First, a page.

Fewer Blacks, Hispanics Own Homes In Metro US
IN metropolitan areas across the United States, Asians and Pacific islanders tend to own relatively expensive homes; African-Americans and Hipanics have low home ownership levels; and all three of these groups experience crowded conditions.
These are findings of three recent briefs by the US Census Bureau, using a 1990 population survey.
The median value of homes Asians or Pacific Islanders owned was $184,000 -- double that of homes owned by whites ($91,700). Part of the reason, the Census Bureau reports, is the large concentration of Asian and Pacific islander homeowners in California and Hawaii, two states where median home values were well above the US median. The median value is the amount where the number of homes that are more expensive equals the number that are cheaper.
The median value of homes owned by Hispanics is $84,600 and by African-Americans $55,500.
In the nation's 355 metropolitan areas, only about 4 in 10 of African American and Hispanic-origin householders were owners, the studies find. The ratio for white householders is 2 in 3.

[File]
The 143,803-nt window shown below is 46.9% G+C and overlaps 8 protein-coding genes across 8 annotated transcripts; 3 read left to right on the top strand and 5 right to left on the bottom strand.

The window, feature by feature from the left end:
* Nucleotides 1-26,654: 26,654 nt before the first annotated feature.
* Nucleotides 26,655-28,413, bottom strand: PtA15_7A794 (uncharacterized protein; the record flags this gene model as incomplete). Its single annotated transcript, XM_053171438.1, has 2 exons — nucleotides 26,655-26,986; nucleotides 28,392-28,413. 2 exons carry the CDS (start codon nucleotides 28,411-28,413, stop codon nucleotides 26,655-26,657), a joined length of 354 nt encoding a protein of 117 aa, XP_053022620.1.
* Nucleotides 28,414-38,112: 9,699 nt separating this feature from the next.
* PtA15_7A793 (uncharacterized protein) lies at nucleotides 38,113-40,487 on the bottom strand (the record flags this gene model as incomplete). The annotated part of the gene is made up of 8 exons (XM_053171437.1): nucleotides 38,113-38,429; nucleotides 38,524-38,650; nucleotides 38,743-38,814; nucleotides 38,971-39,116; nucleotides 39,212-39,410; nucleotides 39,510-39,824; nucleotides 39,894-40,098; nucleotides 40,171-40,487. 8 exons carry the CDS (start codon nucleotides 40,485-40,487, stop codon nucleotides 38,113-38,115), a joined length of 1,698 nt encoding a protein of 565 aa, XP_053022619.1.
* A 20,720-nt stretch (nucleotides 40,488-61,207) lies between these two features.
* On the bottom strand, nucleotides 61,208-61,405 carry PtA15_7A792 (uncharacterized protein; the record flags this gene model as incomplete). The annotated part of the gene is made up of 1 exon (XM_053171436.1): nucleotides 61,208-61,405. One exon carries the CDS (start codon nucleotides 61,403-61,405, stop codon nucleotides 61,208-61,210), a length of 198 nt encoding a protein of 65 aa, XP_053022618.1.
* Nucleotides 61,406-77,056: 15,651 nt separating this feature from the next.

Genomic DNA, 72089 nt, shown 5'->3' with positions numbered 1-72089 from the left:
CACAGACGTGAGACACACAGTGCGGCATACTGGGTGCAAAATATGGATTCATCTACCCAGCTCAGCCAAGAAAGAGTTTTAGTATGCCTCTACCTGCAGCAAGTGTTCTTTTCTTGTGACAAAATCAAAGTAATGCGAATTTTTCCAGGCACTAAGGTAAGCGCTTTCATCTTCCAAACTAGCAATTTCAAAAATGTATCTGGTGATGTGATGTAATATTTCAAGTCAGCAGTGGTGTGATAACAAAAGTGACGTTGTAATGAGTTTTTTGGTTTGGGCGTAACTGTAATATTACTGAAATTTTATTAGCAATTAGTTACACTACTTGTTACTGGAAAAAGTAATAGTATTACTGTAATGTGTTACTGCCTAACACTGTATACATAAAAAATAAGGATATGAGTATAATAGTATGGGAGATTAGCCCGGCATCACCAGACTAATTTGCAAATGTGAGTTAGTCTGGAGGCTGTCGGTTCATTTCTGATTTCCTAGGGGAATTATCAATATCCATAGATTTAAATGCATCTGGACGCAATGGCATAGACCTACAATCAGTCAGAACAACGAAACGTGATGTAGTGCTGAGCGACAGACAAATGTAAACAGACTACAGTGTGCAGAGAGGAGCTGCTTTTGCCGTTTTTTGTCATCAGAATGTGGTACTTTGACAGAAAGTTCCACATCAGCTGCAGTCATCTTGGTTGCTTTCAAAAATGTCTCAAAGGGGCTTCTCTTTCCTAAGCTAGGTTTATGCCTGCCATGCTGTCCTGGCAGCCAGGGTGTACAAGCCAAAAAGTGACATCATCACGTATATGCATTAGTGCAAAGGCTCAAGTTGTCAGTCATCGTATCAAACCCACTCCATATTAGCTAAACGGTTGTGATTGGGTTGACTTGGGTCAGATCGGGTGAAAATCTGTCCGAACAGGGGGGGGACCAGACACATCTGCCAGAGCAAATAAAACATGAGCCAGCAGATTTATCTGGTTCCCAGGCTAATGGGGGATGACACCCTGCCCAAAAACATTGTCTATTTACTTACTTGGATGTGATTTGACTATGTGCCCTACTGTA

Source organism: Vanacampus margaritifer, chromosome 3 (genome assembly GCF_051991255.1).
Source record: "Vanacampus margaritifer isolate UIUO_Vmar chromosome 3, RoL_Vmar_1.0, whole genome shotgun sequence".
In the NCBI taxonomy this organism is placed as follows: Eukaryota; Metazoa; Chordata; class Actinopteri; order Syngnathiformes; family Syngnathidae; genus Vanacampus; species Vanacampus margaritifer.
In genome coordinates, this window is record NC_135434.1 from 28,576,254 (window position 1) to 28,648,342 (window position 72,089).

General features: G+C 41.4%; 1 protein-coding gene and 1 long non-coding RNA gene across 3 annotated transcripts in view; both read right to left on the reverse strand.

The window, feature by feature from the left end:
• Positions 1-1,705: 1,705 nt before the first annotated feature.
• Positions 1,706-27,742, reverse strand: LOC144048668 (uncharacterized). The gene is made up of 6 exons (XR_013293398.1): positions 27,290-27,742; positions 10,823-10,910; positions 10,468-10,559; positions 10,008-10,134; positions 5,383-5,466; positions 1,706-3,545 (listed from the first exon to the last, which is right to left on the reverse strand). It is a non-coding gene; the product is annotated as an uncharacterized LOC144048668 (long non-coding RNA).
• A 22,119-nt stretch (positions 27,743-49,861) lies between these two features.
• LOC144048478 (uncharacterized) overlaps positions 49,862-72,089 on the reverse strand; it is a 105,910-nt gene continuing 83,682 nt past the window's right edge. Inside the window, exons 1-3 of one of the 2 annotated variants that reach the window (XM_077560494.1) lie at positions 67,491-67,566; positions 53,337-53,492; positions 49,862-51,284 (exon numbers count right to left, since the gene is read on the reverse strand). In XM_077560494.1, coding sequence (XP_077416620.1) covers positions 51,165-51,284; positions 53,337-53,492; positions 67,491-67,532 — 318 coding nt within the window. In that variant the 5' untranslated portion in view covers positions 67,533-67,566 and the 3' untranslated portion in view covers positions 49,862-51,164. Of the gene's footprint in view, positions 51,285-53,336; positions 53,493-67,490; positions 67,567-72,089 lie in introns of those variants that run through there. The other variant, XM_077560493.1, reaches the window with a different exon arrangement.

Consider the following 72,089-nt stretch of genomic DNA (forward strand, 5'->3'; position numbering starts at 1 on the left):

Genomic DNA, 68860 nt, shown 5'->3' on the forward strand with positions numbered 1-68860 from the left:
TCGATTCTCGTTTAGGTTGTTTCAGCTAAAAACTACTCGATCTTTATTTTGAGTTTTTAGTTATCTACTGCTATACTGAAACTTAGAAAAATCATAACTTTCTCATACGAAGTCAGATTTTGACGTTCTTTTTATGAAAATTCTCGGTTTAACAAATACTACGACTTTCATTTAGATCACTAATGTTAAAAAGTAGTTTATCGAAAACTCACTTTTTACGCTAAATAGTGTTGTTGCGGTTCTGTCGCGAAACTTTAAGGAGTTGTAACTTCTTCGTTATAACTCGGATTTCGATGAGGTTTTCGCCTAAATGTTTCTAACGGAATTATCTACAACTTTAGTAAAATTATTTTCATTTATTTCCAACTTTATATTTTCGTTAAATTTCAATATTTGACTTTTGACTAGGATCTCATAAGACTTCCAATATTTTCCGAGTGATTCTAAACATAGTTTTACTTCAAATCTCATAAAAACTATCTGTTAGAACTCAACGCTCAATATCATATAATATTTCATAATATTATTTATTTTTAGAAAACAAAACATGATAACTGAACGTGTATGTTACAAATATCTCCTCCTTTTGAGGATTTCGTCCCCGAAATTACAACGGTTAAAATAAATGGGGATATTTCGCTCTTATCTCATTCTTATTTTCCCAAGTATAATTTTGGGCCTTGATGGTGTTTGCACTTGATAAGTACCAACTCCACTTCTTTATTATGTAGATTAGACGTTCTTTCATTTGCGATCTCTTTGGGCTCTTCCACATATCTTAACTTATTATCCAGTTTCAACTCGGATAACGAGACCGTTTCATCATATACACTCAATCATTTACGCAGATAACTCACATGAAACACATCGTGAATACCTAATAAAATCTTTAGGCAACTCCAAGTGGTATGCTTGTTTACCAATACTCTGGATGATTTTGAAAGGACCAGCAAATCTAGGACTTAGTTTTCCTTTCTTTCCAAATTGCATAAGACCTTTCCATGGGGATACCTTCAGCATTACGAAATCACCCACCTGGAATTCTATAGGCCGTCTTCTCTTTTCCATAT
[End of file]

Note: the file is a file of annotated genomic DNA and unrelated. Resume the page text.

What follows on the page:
Temp workers abound in corporate offices
THE new secretary -- or accountant or computer programmer -- in the office is more likely than ever to have come from a temporary staffing agency. The National Association of Temporary and Staffing Services (NATSS) reports that employment in the temporary-help industry grew more than 20 percent in 1994.
''Businesses are concentrating on their core business, what they do best,'' says NATSS spokesman Bruce Steinberg says. ''Staffing can be a distraction'' or inefficient use of company resources, he adds. So businesses are more often turning searches over to staffing agencies, Mr. Steinberg says.
Since 1990, the staffing industry has grown from just about 1.2 million employees to nearly 2 million employees, about 60 percent growth.
Because of regulations that make it difficult to discharge employees -- as well as the cost of paying benefits to full-time employees -- many companies are finding staffing agencies' no-strings-attached aspect attractive, Steinberg says. Often, ''temps'' do win permanent employment.
-- Leslie Albrecht Popiel, Washington